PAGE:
This weekend we took in two of Washington's annual holiday events. First, we headed to Zoo Lights at the National Zoo, which we did last year as well, but the boys are bigger this year and, I think, had more fun.
Can you see them in this picture? Caleb is on the left and Isaac is on the right. They are each holding a stuffed, miniature walrus that we "won" for filling out some surveys.
Isaac was desperate to have his picture taken over and over again. And, since he was cooperating, not his normal modus operandi, I was happy to oblige.
In between the lights we visited the small mammals, the reptile house and the great apes. Not surprisingly, most of the animals were sleeping, but we did see a fair amount of snakes and lizards doing their nocturnal thing.
The National Zoo is built on a hill with the main entrance at the top. So, you walk down the whole way and then have to trudge back up to exit. This photo was taken before Caleb realized that fact.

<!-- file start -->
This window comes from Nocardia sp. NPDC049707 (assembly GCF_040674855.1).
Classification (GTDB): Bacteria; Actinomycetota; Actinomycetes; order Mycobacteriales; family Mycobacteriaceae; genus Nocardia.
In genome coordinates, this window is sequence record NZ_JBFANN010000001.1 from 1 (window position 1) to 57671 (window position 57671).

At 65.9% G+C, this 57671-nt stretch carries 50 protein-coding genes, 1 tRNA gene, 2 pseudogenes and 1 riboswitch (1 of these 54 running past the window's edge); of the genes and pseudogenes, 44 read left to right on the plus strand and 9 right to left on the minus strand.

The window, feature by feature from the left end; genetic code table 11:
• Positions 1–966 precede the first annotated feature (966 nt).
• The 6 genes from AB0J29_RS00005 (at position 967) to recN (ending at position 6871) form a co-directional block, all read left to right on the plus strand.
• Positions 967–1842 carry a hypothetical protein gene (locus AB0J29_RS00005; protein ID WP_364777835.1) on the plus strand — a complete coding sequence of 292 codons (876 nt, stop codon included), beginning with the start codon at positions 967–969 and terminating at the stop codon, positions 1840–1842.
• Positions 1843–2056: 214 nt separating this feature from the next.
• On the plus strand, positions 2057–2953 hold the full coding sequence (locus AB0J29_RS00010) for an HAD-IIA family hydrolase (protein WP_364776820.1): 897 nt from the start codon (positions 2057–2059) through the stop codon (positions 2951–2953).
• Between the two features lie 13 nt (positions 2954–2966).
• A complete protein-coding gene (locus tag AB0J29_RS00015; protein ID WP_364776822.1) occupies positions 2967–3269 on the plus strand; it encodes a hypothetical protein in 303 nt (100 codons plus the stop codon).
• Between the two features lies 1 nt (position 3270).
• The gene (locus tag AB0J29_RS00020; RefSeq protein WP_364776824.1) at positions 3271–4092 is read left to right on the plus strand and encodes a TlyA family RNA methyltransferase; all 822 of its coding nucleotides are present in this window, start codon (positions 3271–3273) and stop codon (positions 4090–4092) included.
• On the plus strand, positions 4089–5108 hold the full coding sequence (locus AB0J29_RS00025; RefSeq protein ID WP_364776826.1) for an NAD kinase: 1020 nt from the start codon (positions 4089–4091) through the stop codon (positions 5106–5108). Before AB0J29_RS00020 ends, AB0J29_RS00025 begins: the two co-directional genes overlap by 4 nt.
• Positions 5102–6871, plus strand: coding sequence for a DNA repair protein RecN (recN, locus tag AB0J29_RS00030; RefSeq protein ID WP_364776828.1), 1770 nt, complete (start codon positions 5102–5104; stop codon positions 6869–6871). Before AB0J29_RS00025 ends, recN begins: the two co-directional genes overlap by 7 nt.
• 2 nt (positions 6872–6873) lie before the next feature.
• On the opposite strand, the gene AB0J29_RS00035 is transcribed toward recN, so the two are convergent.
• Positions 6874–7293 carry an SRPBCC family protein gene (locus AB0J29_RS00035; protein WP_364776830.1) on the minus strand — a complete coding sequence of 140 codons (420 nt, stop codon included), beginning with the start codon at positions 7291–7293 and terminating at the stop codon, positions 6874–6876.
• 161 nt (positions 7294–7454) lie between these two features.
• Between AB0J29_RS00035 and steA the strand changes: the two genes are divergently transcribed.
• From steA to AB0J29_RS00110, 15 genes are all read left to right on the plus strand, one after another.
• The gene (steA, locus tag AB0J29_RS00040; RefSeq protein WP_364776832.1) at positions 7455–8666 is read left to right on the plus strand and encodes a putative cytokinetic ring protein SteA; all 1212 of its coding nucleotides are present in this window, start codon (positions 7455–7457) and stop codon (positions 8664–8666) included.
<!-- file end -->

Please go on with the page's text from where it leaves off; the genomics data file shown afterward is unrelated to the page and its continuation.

Isaac again, happily posing.
Then, on Sunday afternoon, we went to DAR Constitution Hall to see/hear the US Army Band "Pershing's Own" perform their annual Holiday concert. It was a free concert and lots of fun and something we have never done before. The boys happily bounced and clapped along with the music before both drifted off to the lilting sounds of "O Holy Night." We woke them when Santa Claus came, though, never want to miss an opportunity to see the big guy himself. We didn't have great seats, but we were unwilling to arrive an hour early to compete with the busloads of retirees who attended the concert just for a better view.
Happy, though slightly sleepy, concert-goers.
On our way back to the car we passed a statue we have driven past many times. It is of Jose de San Martin, an Argentinian general who was ultimately responsible for the liberation of Argentina, Peru, and Chile from Spain.
This is not the first time a member of our family has posed with a statue dedicated to this man. Here I am more than 4 years ago in the Plaza San Martin in Lima, Peru. We have now, apparently, come full circle with our visits to monuments to Jose de San Martin.
The gift of this statue was made the United States by the government of Argentina, hence the fact that San Martin's accomplishments in Chile and Peru are only mentioned as afterthoughts on the commemorative plaque.